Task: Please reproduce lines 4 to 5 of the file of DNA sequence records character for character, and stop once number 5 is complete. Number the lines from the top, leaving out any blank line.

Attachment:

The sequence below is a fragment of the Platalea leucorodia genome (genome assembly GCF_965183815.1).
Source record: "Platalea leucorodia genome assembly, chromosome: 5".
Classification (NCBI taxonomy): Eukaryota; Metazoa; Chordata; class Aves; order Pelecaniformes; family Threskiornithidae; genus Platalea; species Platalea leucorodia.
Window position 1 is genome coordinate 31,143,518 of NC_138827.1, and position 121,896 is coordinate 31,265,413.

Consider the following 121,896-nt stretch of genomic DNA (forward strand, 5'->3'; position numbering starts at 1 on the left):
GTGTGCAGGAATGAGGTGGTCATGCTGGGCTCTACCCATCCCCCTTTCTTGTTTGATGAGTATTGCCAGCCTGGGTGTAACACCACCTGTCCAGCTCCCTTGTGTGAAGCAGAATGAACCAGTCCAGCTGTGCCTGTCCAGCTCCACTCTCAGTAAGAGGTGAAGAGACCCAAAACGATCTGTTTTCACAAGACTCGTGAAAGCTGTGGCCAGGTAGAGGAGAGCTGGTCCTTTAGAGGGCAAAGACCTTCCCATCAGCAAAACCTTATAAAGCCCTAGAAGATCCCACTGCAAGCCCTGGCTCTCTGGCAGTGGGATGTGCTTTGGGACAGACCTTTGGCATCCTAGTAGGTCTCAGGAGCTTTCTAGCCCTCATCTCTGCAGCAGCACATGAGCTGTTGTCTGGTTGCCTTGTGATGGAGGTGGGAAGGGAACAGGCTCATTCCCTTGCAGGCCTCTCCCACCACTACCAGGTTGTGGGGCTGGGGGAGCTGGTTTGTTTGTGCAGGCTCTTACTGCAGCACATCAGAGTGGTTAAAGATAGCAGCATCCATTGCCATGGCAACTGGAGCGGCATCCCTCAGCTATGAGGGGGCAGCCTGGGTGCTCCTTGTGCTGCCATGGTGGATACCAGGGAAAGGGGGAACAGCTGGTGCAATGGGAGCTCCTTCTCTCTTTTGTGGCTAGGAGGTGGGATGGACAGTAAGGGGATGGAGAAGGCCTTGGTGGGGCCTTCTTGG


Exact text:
Window position 1 is genome coordinate 31,143,518 of NC_138827.1, and position 121,896 is coordinate 31,265,413.

Consider the following 121,896-nt stretch of genomic DNA (forward strand, 5'->3'; position numbering starts at 1 on the left):